The maximum segment size (MSS) is the maximum TCP payload a TCP packet can carry, unidirectionally.
When two hosts bring up a TCP connection, in the TCP SYN they include the TCP option for maximum segment size, which usually 1460.
Maximum segment size is like MTU, except it is minus the TCP and IP headers.
Let’s take the default IP MTU for example of 1500. We know that without options, the IP header is 20 bytes, so 1500-20 is 1480.
Now recall I just said that the MSS is the payload minus IP AND TCP headers, so we need to remove the TCP headers as well, 1480 – 20 = 1460.
Thus the maximum segment size of 1460. If we have smaller links than hosts choose their MSS based in the interface MTU, they do their own calculations.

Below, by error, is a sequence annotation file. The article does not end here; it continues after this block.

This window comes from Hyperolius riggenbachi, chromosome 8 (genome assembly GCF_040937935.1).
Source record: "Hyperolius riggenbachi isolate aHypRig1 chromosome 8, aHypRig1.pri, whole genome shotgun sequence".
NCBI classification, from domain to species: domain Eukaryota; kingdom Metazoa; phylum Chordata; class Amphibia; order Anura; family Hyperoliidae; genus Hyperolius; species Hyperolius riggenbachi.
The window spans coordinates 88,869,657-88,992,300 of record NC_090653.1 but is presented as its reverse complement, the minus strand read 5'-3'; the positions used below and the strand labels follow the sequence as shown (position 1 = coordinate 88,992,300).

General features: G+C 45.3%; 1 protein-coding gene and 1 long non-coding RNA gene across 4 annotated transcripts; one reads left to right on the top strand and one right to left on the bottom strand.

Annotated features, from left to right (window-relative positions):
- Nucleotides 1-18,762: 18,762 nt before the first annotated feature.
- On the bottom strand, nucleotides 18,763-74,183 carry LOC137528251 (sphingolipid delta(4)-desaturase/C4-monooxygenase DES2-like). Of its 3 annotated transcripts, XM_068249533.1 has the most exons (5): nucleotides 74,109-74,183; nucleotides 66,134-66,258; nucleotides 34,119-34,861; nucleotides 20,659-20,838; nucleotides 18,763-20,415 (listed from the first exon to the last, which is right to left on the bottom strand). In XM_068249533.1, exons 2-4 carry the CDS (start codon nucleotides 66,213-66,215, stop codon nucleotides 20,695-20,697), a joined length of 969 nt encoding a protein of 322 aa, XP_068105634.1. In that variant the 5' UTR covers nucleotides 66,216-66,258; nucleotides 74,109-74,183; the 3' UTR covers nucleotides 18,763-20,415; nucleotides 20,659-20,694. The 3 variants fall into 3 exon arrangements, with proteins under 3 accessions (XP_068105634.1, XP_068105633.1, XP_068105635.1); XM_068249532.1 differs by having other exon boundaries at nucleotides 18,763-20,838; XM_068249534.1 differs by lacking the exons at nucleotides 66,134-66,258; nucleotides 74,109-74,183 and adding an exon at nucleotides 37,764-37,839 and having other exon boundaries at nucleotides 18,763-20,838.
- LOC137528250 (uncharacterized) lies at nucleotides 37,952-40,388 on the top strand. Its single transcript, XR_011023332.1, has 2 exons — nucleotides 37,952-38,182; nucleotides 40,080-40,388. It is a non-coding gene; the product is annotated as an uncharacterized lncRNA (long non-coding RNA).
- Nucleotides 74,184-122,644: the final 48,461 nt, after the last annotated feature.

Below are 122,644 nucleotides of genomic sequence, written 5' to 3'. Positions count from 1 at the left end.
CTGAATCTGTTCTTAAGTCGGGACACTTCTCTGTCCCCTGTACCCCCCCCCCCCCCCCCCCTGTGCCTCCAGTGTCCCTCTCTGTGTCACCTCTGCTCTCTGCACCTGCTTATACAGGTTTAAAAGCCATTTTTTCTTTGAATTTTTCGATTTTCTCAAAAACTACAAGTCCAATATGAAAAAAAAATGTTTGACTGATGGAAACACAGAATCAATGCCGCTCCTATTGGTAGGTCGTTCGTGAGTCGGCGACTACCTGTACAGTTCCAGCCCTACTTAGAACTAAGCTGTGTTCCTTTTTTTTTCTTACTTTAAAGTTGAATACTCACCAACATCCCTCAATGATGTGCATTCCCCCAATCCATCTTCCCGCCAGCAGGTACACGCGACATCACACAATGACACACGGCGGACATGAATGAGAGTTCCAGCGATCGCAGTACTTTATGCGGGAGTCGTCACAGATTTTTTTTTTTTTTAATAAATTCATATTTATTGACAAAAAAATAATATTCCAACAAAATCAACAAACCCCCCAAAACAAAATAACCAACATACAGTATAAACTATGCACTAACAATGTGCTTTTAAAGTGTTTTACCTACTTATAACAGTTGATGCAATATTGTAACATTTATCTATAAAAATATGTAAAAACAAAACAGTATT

This is why fixing the MTU on a host is a lot easier than performing other tricks like clamping the MSS.
Now that leads us to our next point, the posibility of clamping the maximum segment size is a popular technique for routers and firewalls to fix MTU and fragmentation issues.
Of course this only works on TCP connections (IPv4 or IPv6) because UDP does not have an MSS. A router along the path can be configured with “ip tcp adjust-mss <MSS VALUE>”
and when it sees a TCP syn pass with the MSS option in the options header, it will silently edit the MSS and pass it along. This allows the router or firewall along the path to fix all
incoming and outgoing TCP connection’s MSS.
The alternative on Cisco ASA’s is to configure “sysopt connection tcp-mss maximum <MSS VALUE>”